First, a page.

Saskatchewan premier says legislation is coming to block energy exports to B.C.

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Saskatchewan premier says legislation coming to block energy exports to B.C.
WATCH: Saskatchewan Premier Scott Moe said Monday that legislation had been drafted to give the energy minister the ability to restrict the flow of oil, natural gas and gasoline out of the province to B.C. – Apr 16, 2018

Following in the footsteps of the Alberta government, Saskatchewan Premier Scott Moe says his government will be introducing to legislation to block energy exports to British Columbia in the coming days.

Alberta’s proposed law would give its energy minister power to restrict the flow of oil, natural gas and gasoline out of the province.

Alberta and B.C. have been in a lengthy feud over the federally approved Kinder Morgan Trans Mountain pipeline expansion.

“As soon as we can get it together, we will be introducing it,” Moe said when asked when his government planned on tabling legislation.

READ MORE: New law would allow Alberta to restrict flow of oil and gas

The premier said it may not be tabled this week, but it will be ready in days, not weeks.

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“We will be asking for the opposition’s support on this legislation. We’d like to pass it this session; as quickly as possible. So in the event Alberta moves on their legislation and does turn off the taps, if you will, to British Columbia, Saskatchewan won’t be filling those fuel tanks up,” Moe said.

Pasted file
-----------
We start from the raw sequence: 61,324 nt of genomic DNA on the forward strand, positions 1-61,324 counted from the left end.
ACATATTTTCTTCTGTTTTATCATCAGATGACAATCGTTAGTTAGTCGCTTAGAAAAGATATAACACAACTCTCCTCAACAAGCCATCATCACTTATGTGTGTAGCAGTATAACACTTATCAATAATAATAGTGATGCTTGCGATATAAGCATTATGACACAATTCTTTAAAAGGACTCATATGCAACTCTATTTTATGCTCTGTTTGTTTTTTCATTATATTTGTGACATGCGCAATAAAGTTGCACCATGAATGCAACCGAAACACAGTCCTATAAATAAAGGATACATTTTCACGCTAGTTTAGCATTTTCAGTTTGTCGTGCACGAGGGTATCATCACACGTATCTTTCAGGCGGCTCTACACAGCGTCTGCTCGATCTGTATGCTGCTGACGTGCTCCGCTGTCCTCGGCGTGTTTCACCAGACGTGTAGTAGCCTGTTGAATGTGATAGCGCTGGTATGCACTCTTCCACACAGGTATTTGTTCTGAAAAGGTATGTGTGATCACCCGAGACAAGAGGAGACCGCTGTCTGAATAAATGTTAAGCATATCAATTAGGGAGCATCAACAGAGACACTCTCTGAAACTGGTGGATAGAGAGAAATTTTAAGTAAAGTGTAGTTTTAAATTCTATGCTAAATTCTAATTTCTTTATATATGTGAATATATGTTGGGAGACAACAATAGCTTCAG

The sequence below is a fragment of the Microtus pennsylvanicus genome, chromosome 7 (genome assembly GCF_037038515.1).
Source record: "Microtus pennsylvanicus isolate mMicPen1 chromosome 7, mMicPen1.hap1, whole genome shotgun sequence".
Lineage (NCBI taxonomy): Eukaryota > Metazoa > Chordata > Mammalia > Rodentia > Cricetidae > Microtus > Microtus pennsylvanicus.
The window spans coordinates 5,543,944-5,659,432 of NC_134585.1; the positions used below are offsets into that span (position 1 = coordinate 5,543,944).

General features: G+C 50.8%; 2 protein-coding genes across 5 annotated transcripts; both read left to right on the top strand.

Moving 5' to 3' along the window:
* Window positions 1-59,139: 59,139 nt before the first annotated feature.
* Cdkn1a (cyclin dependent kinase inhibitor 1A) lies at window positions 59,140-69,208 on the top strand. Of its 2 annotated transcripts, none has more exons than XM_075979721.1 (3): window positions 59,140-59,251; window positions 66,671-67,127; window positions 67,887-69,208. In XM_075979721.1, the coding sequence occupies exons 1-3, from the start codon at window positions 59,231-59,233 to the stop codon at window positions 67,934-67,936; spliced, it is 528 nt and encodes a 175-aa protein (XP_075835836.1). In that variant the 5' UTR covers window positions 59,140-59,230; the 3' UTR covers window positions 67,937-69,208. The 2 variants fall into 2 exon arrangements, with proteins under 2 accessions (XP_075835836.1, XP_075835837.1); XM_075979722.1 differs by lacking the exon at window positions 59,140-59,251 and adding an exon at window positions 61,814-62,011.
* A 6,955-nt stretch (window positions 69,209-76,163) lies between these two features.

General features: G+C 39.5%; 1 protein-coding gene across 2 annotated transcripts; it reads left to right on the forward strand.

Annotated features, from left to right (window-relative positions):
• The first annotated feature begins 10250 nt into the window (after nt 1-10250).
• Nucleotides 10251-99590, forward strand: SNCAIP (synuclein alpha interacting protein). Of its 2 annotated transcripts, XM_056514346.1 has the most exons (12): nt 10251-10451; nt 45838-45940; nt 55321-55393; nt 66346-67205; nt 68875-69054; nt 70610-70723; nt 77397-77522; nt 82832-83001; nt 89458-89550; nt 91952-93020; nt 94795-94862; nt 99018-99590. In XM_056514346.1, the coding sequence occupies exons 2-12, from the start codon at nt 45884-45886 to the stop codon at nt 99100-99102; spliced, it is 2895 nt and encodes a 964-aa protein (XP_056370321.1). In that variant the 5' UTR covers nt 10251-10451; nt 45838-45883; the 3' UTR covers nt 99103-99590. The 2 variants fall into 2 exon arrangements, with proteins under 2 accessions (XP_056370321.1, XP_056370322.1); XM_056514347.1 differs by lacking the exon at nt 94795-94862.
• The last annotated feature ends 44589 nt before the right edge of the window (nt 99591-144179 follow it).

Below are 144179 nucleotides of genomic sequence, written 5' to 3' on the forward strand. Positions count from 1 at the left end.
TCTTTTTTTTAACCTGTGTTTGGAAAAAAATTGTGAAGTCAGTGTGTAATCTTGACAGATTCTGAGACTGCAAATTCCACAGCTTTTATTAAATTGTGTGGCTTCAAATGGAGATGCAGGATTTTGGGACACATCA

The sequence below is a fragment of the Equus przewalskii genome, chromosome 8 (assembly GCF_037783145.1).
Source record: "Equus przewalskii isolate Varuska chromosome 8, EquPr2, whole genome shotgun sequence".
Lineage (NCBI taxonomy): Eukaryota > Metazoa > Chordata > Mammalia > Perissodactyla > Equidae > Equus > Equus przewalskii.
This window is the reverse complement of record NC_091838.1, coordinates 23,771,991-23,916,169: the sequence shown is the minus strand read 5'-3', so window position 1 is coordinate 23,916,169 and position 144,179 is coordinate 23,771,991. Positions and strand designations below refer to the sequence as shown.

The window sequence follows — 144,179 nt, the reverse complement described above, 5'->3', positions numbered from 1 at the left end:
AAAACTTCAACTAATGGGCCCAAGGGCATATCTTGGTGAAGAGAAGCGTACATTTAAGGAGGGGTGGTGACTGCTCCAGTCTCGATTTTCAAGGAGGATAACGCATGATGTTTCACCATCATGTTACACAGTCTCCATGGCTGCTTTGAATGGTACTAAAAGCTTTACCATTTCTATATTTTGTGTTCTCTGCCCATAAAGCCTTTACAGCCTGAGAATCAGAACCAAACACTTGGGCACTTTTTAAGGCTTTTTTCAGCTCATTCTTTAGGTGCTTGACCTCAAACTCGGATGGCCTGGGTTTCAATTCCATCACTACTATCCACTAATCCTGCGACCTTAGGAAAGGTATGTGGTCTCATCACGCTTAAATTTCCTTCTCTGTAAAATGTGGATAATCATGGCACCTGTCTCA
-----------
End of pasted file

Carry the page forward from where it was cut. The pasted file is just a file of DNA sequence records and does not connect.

Moe added that he wished the situation involving the Trans Mountain pipeline expansion hadn’t come to this point. He said Prime Minister Justin Trudeau should have stepped up and acted sooner because the pipeline in federal jurisdiction, not B.C.’s.

“We hope we don’t have to use this legislation. It’s our true and sincere hope that the federal government uses the tools in their toolbox and have been willing to use in areas where they don’t have jurisdiction in this case,” Moe said.

He added that the federal government should be withholding infrastructure funding to put pressure on B.C., similar to what happened with $62 million in federal climate change dollars when Saskatchewan didn’t sign onto the Pan-Canadian Framework on Climate Change.

READ MORE: Trans Mountain pipeline battle continues, B.C. still plans on going ahead with legal case

Moe says that oil backlogs cost Saskatchewan $100 million in oil revenue annually, so Saskatchewan is losing out due to the Trans Mountain delays.

Opposition Leader Ryan Meili says the project is federally approved and should be built. Where Moe and Meili differ is that Meili would like to see this remain a federal issue.

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“The federal government should be showing leadership and that’s where pressure should be focused,” Meili said.

“I don’t think at this time it’s appropriate to be taking retaliatory measures. This is a federal issue and we should be demanding leadership from the federal government.”

When asked about supporting the Saskatchewan Party’s upcoming legislation, Meili said the NDP would review it before making a final decision on whether or not to support it.

However, Meili said this latest move from Moe is the Saskatchewan premier trying to insert himself into the story and it is political posturing. ​

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